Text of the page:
Preparing for Veterinarian School
Requirements for Admission
- A high GPA overall and in pre-requisite science courses which include:
One year of college biology with laboratory
One year of physics with laboratory
One year of general chemistry with laboratory
One semester of Microbiology with lab
One semester of statistics
One year of organic chemistry with labs OR
One semester of organic chemistry and one semester of biochemistry
- Generally the GRE is required
- Extensive experience in a veterinary hospital or office. A variety of experiences is preferred
Most Pre-veterinarian students major in biology or biochemistry. The BS in Pre-medical Studies would also be appropriate for Pre-Veterinarian students.Academic Programs for Pre-Medical Students
- Biology link
- Biochemistry link
- BS in Premedical Studies link
Planning Your Prerequisite Course Schedule (info in link edited)
If you wish to matriculate at a veterinary school directly after graduation from Hofstra University, you must be ready to submit your applications immediately following junior year. We propose the timetable listed below regarding the completion of academic program requirements and preparation of your application. If you have any questions about the outline below, please contact your Advisement dean.
WSC 001 (3 c.r.)
Chemistry 003 A & B (4 c.r.)
Biology 012 (4 c.r.)
WSC 002 (3 c.r.)
Chemistry 004 A & B (4 c.r.)
Biology 011 (4 c.r.)
During your freshmen year make sure that you:
- Attend orientation session prior to first semester attendance at Hofstra.
- Register with the advisement office and begin collecting recommendations for your pre-health file.
- Join APHOS and the Health Professions Scholars Program to meet students with similar interests and goals and to hear guest lecturers from the health professions. Contact your Advisement Dean for more information.
- Participate in summer paid or volunteer work in health-related field.
- Attend summer school if necessary.
*Math 50 or 71 (4 c.r.)
Chemistry 135 and 137 (4 c.r.)
*Math 71 or 72 (4 c.r.)
BCHM 162 (3 c.r.)
During your sophomore year make sure that you:
- Continue to maintain high academic standing.
- Declare a major.
- Volunteer at a local veterinary hospital or office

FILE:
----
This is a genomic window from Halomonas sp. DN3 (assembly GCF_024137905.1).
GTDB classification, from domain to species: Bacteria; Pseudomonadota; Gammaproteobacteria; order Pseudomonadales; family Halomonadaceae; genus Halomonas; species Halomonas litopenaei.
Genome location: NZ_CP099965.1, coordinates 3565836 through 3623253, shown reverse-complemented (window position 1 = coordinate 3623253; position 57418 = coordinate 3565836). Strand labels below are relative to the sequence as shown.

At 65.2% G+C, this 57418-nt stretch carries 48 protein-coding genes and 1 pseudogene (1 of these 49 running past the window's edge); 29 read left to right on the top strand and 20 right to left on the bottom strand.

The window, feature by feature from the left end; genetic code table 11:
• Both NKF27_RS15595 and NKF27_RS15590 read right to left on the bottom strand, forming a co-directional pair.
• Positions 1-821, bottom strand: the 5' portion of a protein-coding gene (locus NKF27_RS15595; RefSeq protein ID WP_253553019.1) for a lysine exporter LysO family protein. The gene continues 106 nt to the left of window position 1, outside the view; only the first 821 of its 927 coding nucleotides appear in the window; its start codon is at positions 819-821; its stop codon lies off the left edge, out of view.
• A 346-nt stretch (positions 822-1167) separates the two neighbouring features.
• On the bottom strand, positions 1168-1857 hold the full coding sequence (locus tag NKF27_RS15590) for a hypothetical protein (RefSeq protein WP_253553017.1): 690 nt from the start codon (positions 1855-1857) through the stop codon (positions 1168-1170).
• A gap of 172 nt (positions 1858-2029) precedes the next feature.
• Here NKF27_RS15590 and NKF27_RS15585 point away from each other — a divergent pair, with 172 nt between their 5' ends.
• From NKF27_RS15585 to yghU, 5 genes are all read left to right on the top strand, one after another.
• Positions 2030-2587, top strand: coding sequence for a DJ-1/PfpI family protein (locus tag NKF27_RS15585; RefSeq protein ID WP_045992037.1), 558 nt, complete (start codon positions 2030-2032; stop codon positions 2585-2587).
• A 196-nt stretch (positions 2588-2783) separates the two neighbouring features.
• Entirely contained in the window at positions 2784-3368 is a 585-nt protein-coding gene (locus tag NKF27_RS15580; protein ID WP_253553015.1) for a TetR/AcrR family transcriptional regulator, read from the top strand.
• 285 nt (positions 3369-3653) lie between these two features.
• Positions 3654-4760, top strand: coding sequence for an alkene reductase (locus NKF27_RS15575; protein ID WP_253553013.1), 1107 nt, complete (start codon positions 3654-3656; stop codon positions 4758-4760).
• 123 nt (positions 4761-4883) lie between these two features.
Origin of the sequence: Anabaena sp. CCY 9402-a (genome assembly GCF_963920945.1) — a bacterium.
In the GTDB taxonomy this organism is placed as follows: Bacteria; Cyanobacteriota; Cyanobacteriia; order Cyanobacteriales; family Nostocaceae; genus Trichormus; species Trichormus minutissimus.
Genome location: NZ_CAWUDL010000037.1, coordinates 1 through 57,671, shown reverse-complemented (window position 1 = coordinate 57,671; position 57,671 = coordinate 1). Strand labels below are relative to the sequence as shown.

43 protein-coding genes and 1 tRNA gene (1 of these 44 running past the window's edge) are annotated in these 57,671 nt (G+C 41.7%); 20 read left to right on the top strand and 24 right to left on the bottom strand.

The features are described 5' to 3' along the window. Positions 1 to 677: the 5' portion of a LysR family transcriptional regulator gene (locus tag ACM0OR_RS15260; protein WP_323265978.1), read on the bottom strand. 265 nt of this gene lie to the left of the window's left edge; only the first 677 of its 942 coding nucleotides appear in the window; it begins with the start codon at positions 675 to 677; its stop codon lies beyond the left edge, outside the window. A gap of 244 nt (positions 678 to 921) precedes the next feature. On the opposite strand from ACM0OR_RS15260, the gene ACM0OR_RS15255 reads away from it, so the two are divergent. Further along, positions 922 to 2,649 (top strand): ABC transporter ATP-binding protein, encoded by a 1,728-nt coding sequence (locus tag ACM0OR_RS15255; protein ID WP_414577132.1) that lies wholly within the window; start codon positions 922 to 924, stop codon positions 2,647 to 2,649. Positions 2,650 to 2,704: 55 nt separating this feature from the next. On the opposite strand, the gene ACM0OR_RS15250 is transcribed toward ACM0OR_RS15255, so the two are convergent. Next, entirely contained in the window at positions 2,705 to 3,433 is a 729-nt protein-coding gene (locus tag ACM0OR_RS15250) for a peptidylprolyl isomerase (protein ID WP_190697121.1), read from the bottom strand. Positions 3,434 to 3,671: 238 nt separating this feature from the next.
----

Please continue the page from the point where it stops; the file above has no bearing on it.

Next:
- Continue to collect faculty recommendation forms.
- Continue to meet with your Advisement Dean and Pre-Health Advisor.
- Investigate special summer opportunities.
*Math level dependent on previous coursework and ability. Generally, only one semester of calculus is suggested for students wishing to enter medical school. However, requirements may vary depending on student's major and career choice. For example, physician assistant & physical therapist programs also require statistics.
Physics 11A & 11B (5 c.r.) or
Physics 1A & 1B (4 c.r.)
Physics 12A & 12B (5 c.r.) or
Physics 2A & 2B (4 c.r.)
During your junior year make sure that you:
- Do research and/or get experience if you have not already done so.
- Complete the Application for the Pre-Health Professions Advisory Committee.
- Hand out the rest of the faculty recommendation forms.
- See Pre-Health Advisor and Academic Dean regularly.
- Start writing for admission applications/brochures from non-AMCAS participating schools.
- Select the schools you should apply to.
- Make sure all your recommendations and supporting information is in your Advisement Pre-Health File.
- Schedule and prepare for Pre-Health Professions Advisory Committee interview
- Check accuracy of Hofstra and all other transcripts that are being sent to AMCAS.
- Have ALL transcripts sent to AMCAS or other application service early.
- Fill out AMCAS or other applications and don't forget personal comments section! It is important! This is your chance to let the schools get to know you as a person. Mail it in early June
- Sit before the PreHealth Advisory Committee if not already done so.
- Finish all requirements for graduation and prerequisites for admission to professional school.
- Take appropriate admissions test, if necessary.
- Complete supplementary applications as soon as possible after they are received.
- Prepare and practice for interviews.
- Keep your Pre-Health Advisor informed about interviews, acceptances, and rejections so we can better advise others.
- Develop an alternative plan of action (i.e. If you are planning to reapply, how can you improve your academic record or career path?) Contact admission offices and ask them how you can improve on your portfolio.
- Obtain income tax information from you and your parents. Apply for all forms of financial aid even before you have an acceptance. File FAFSA as soon as possible after January 1st.
- Make decisions regarding which professional school you will be attending if you gain multiple acceptances.
- Notify school that you will not be attending immediately.
- Admission Process import links from present Web page
The GRE is the standardized exam required by most US veterinary schoolsÂ Â Most programs require only the general test, which is tailored to your performance level and provides precise information about your abilities using fewer test questions than traditional paper-based tests. The test measures verbal, quantitative and analytical reasoning skills that have been developed over a long period of time and are not necessarily related to any particular field. A few require the Writing assessment, which measures your proficiency in critical reasoning and writing. Additionally, a few veterinary schools require a subject test, which measures your achievement in specific subject areas and assume undergraduates have extensive background in those disciplines. Check the requirements for the schools to which you wish to apply.
- Financing Verterinary School (import link from present site)